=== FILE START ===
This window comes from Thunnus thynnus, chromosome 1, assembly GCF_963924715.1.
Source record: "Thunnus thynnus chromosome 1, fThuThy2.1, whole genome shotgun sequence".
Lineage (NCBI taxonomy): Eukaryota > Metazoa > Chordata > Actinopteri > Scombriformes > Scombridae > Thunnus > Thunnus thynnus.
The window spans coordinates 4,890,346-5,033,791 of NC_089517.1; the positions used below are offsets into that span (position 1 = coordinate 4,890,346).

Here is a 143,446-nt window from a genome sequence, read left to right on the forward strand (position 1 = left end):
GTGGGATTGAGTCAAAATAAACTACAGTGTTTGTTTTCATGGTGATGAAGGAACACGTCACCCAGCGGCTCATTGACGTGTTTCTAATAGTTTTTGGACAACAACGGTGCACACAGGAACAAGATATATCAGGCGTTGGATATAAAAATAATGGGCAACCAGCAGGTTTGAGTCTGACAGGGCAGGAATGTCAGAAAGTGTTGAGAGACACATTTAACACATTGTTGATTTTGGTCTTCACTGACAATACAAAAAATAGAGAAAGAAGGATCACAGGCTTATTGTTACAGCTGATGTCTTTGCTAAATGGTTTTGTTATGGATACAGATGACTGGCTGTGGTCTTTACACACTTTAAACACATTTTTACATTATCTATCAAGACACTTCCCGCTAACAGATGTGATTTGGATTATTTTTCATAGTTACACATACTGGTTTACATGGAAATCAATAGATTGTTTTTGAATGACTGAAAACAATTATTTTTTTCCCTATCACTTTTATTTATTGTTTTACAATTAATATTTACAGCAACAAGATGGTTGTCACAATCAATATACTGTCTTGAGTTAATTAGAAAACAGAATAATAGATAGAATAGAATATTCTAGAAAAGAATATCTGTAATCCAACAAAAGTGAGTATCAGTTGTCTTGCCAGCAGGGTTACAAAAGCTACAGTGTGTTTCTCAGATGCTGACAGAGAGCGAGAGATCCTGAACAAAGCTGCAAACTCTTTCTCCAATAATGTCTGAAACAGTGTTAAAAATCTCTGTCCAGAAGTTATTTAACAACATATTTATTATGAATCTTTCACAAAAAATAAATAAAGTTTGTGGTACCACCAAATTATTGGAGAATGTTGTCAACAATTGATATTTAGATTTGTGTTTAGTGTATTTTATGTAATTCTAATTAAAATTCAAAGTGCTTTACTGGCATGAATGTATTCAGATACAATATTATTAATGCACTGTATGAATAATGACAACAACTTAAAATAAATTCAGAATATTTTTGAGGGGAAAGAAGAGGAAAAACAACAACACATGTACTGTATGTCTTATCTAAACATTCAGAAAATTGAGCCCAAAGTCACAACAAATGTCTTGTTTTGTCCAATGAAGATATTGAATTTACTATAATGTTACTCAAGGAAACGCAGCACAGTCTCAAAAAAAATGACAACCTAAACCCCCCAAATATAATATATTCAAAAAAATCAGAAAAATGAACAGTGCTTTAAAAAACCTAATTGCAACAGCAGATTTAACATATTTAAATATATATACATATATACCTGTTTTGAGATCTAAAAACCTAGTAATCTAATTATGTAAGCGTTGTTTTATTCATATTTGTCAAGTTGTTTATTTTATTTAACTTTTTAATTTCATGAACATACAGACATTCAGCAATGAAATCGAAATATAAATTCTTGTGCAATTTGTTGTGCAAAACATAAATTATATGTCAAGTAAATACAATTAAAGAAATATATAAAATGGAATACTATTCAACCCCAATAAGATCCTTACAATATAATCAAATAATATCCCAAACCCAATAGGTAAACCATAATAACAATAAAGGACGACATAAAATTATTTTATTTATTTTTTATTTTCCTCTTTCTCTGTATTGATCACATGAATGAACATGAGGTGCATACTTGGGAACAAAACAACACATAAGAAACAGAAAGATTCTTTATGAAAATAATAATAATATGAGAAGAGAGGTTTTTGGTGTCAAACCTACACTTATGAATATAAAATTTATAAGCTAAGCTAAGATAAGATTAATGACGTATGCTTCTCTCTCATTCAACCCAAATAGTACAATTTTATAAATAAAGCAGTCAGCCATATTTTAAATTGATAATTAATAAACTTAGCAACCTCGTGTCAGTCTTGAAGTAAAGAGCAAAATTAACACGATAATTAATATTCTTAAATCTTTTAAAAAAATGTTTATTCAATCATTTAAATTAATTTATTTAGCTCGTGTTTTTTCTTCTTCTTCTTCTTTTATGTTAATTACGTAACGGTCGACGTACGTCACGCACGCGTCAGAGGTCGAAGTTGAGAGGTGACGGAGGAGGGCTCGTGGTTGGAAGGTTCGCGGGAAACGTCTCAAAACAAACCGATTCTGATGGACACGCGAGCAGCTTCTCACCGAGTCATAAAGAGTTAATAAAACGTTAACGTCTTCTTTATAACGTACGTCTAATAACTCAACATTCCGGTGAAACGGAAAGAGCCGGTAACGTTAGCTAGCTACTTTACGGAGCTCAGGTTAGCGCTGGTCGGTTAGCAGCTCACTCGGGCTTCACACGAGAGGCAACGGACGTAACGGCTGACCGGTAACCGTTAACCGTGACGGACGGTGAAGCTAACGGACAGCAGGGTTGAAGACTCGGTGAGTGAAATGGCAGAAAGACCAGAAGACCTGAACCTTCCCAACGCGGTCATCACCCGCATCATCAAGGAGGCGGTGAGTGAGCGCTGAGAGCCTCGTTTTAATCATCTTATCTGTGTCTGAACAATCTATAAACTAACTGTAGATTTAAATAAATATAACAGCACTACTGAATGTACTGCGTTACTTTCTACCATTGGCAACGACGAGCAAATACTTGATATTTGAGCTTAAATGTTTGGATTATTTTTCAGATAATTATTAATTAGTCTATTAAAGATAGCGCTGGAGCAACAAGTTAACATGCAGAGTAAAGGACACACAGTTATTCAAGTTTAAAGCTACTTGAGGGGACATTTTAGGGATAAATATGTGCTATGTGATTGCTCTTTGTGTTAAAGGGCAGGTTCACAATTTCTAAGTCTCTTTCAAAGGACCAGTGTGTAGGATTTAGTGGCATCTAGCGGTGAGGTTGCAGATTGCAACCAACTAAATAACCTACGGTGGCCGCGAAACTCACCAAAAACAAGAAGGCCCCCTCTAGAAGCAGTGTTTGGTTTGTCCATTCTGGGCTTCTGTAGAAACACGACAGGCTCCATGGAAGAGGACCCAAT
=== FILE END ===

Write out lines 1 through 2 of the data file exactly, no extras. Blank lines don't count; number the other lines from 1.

This window comes from Thunnus thynnus, chromosome 1, assembly GCF_963924715.1.
Source record: "Thunnus thynnus chromosome 1, fThuThy2.1, whole genome shotgun sequence".